Usefulness of the EUCAST method for the analysis of antifungal susceptibility profiles and trends

Dromer F., Dannaoui E., Desnos-Ollivier M., Raoux D., Hoinard D., Lortholary O.

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Several microbroth dilution methods have been developed by the Clinical and Laboratory Standards Institute (CLSI) and the European Committee on Antimicrobial Susceptibility Testing (EUCAST) to test the susceptibility of fermentative yeasts and moulds to several antifungal drugs and to determine breakpoints. Several parameters differ between the methods including a higher inoculum size with the EUCAST method. They have been shown to generate concordant data. Both methods have allowed determining the spectrum of activity of commercialized and non-commercialized antifungal drugs on a wide variety of yeasts and moulds. Breakpoints have only been defined for fluconazole and voriconazole on fermentative yeasts using the EUCAST method. Probably because the microbroth dilution EUCAST method has been implemented more recently than CLSI one, publications of correlations between in vivo and in vitro results are scare using the former. Based on the antifungal susceptibility testing results generated at the French National Reference Center for Mycoses and Antifungals using the EUCAST methods and thanks to the clinical and epidemiological data associated with each isolate tested, we have been able to show (1) cross-reduced susceptibility between azoles, and between caspofungin and micafungin against yeasts (2) demonstrate that caspofungin MICs >=0.5 µg/ml in AM3 medium correlate with FKS mutation for Candida spp. (3) show that prior exposure to fluconazole or caspofungin lead to fungemia caused by isolates with a significantly higher fluconazole or caspofungin MIC, respectively, or to emergence of species with decreased susceptibility to the respective drugs; and (4) demonstrate the in vivo/in vitro correlation for caspofungin after exploring several episodes of treatment failure These results suggests that antifungal susceptibility testing using the EUCAST method together with species identification are useful for the management of invasive fungal infections especially in the case where prior exposure to antifungal drugs is known.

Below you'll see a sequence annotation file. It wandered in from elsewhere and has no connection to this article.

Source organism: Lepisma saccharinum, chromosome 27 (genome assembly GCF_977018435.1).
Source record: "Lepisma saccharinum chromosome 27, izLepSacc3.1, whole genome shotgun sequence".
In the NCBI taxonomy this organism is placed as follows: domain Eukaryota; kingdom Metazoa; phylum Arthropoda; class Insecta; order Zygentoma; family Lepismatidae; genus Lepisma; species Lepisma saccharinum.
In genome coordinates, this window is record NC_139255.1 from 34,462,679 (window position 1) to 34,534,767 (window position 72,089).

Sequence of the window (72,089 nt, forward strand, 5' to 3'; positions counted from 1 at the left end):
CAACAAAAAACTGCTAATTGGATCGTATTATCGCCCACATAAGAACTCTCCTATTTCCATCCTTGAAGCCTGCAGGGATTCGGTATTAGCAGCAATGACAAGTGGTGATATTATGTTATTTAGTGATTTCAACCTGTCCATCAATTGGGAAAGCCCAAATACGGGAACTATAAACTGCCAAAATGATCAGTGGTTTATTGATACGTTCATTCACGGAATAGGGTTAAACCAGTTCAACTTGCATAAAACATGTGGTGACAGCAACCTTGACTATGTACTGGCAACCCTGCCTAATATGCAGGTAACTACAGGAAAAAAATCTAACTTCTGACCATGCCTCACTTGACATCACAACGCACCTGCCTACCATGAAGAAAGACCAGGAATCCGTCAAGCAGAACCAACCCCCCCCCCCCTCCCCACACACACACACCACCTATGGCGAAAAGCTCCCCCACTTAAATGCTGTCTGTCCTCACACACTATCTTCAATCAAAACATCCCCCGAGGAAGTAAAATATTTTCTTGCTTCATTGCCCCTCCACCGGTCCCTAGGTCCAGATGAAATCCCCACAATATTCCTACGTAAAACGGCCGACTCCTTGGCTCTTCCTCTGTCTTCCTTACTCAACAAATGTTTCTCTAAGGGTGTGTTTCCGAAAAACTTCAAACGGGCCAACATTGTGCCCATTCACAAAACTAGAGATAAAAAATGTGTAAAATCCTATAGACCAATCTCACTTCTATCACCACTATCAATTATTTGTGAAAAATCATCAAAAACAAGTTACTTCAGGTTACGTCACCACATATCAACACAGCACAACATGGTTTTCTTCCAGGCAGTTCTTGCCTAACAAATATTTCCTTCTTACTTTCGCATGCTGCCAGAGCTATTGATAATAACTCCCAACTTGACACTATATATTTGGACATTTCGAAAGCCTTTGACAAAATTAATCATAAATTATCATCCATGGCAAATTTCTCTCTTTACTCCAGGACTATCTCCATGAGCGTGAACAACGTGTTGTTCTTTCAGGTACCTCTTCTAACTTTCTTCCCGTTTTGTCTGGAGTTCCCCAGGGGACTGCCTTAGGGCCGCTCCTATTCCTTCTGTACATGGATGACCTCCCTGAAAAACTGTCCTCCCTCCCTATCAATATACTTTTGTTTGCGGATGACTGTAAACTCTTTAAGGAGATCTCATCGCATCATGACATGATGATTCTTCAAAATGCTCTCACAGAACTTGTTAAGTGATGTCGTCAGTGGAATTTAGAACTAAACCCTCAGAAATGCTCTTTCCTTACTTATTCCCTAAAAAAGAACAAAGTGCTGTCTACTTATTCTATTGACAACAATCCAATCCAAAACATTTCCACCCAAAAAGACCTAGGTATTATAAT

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Full conference title: 

17th International Society for Human and Animal Mycology
    • ISHAM 17th (2009)